Thursday, July 20, 2006

Bureau of Indian Affairs: Federal Judge Removed After Speaking Out

Judge Who Ruled Government Accountable for Indian Trust Malfeasance Removed
FCNL Praises Judge Royce Lamberth
July 12, 2006

The U.S. Court of Appeals decision to remove District Court Justice Royce Lamberth from the Indian trust fund mismanagement case presents a new challenge for efforts to win justice for Native Americans, the Friends Committee on National Legislation said today.

Over a century ago, in 1887, the federal government insisted on collecting money owed to Native Americans for use of their land and holding it in trust. But the federal government failed to maintain a full accounting of tens of billions of dollars in rents and royalties and now states that a complete accounting is impossible. Working through the system, a half-million individual American Indians sued the federal government in the case originally known as Cobell v. Norton (now known as Cobell v. Kempthorne) to force the Department of the Interior to provide an accounting of their land-use money.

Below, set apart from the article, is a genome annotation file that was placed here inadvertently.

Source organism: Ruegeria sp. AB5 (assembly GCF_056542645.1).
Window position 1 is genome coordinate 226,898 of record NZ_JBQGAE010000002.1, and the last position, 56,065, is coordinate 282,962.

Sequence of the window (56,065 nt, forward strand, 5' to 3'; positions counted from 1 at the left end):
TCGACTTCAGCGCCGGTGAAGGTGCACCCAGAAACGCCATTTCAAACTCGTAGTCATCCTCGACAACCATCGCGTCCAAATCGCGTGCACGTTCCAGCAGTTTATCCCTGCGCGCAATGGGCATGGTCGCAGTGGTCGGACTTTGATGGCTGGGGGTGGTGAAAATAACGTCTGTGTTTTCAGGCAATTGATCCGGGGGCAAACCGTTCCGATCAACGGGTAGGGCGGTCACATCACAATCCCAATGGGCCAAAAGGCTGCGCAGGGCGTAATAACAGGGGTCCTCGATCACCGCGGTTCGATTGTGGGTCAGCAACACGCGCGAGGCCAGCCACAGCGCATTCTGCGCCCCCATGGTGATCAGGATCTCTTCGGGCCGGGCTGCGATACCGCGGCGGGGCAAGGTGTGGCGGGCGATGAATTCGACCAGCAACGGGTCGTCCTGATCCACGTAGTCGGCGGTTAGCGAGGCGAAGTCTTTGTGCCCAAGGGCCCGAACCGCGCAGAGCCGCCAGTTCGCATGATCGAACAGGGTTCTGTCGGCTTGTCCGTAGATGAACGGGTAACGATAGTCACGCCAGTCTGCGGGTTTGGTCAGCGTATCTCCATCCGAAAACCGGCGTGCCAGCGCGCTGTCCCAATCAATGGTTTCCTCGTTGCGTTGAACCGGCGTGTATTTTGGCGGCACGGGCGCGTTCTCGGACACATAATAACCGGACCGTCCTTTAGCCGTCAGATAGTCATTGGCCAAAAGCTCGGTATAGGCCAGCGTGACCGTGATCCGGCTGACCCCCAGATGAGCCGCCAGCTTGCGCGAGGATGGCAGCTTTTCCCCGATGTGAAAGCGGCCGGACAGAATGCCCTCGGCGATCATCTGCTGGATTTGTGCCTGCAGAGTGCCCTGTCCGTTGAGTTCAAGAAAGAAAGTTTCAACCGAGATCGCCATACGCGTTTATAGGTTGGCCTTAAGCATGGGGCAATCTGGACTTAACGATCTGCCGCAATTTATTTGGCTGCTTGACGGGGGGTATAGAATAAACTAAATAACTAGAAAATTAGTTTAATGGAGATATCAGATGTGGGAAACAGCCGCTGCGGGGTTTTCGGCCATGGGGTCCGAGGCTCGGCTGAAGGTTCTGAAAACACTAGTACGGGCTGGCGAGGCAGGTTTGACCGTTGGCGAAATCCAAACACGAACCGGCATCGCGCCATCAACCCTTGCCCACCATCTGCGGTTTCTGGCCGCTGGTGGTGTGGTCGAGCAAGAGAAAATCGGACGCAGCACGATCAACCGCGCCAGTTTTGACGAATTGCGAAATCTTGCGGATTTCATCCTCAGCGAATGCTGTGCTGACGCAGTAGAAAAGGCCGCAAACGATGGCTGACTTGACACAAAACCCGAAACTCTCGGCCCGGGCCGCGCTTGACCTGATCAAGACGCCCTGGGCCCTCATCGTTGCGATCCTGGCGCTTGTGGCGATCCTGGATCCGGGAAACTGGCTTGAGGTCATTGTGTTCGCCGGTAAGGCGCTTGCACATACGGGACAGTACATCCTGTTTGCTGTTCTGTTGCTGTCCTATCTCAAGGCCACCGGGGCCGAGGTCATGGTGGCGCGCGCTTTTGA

Judge Lamberth, in describing the situation, wrote: “The idea that Interior would either instruct or allow BIA [Bureau of Indian Affairs] to withhold trust payments, and then to stonewall the Indians who dared to ask why, is an obscenity that harkens back to the darkest days of United States–Indian relations.” In removing Judge Lamberth, the appellate court cited an opinion issued last July in which Judge Lamberth wrote passionately for justice for Native Americans trust account plaintiffs.

“Judge Lamberth has listened to people long ignored. We appreciate his heartfelt passion and his plain-spokenness,” said Joe Volk, Executive Secretary of the Friends Committee on National Legislation. “It is difficult to think of another person who has risked so much professionally to stop egregious conduct against American Indians who have done nothing wrong and to encourage our government to demonstrate that this is a new era of reconciliation where it can be counted on by Native American people.” Volk expressed satisfaction that the higher court found the Indians’ case had merit and that reforming the Indian trust fund system was a worthy cause.

The Friends Committee on National Legislation, the oldest registered religious lobby in Washington, is a non-partisan Quaker lobby in the public interest. FCNL works with a nationwide network of tens of thousands of people from many different races, religions, and cultures to advocate for social and economic justice, peace, and good government. For more information:


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